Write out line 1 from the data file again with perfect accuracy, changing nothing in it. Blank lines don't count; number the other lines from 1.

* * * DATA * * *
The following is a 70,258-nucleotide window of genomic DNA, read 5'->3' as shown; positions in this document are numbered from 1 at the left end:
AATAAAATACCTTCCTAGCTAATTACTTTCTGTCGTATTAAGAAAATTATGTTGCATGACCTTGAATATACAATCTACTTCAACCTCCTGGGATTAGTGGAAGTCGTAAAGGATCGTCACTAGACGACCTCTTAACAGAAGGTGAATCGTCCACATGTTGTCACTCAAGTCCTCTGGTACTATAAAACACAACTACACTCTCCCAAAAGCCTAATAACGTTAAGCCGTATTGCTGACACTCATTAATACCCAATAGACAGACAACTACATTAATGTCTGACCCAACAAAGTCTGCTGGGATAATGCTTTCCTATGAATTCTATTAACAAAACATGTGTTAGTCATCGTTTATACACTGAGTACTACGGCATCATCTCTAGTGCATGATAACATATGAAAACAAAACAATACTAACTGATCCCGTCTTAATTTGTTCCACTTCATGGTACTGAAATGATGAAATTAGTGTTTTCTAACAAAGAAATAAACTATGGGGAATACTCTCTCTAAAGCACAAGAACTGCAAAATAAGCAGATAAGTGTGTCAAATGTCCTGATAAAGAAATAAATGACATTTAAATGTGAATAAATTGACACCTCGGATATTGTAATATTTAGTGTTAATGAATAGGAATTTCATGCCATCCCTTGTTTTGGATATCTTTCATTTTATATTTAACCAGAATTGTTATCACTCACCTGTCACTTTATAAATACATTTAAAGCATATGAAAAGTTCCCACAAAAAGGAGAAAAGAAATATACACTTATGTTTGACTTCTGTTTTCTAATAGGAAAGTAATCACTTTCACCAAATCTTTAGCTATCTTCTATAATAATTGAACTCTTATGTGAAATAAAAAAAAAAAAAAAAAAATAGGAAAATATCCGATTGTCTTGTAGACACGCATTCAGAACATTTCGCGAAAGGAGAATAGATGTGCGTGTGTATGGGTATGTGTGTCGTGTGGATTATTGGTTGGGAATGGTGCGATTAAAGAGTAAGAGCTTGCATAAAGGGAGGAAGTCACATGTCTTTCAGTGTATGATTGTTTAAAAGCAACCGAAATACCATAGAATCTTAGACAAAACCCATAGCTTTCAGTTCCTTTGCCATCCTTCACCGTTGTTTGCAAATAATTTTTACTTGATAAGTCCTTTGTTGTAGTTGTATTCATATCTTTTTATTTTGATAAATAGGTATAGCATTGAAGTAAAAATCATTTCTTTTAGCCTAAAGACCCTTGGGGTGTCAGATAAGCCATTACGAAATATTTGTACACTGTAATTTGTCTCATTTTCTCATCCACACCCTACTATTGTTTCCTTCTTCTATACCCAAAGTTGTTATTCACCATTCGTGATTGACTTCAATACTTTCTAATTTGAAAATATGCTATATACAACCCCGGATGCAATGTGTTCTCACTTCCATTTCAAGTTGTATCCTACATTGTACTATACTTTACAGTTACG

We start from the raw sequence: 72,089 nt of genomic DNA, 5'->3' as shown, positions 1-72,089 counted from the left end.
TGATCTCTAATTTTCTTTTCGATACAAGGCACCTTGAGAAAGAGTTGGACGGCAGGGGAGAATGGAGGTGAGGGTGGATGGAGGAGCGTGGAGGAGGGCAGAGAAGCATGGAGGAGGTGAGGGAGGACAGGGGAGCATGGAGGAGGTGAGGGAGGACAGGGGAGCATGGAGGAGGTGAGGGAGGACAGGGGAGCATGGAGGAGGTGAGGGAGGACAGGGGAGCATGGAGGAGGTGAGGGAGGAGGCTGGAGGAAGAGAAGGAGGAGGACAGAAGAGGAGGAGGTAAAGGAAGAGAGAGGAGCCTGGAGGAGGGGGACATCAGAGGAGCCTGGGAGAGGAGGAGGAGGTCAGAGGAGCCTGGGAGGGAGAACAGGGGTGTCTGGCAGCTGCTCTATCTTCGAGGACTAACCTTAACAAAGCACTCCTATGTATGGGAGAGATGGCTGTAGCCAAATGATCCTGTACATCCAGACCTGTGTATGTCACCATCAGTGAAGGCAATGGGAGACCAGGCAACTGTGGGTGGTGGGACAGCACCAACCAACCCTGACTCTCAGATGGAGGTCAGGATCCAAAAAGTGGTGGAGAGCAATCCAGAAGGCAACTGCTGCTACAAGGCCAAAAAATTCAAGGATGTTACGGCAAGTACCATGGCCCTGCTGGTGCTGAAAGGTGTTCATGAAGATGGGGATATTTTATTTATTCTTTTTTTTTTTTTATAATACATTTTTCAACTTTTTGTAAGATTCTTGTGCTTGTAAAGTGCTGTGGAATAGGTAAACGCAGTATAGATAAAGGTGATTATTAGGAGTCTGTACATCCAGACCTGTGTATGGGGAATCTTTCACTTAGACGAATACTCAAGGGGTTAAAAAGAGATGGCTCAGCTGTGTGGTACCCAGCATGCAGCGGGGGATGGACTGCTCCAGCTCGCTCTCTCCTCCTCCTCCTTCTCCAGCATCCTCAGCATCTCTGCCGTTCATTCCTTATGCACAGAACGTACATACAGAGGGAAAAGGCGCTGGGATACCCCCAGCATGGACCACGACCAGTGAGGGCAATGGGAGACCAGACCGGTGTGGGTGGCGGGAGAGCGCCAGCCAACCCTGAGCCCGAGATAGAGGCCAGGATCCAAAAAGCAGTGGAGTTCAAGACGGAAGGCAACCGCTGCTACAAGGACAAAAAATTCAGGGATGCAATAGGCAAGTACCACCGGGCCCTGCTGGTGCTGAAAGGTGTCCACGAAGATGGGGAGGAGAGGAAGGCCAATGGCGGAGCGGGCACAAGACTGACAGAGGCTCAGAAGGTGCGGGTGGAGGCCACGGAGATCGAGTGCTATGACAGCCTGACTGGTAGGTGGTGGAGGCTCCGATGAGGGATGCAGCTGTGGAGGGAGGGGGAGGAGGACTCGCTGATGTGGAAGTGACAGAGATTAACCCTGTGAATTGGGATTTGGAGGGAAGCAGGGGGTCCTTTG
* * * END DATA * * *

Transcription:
The following is a 70,258-nucleotide window of genomic DNA, read 5'->3' as shown; positions in this document are numbered from 1 at the left end: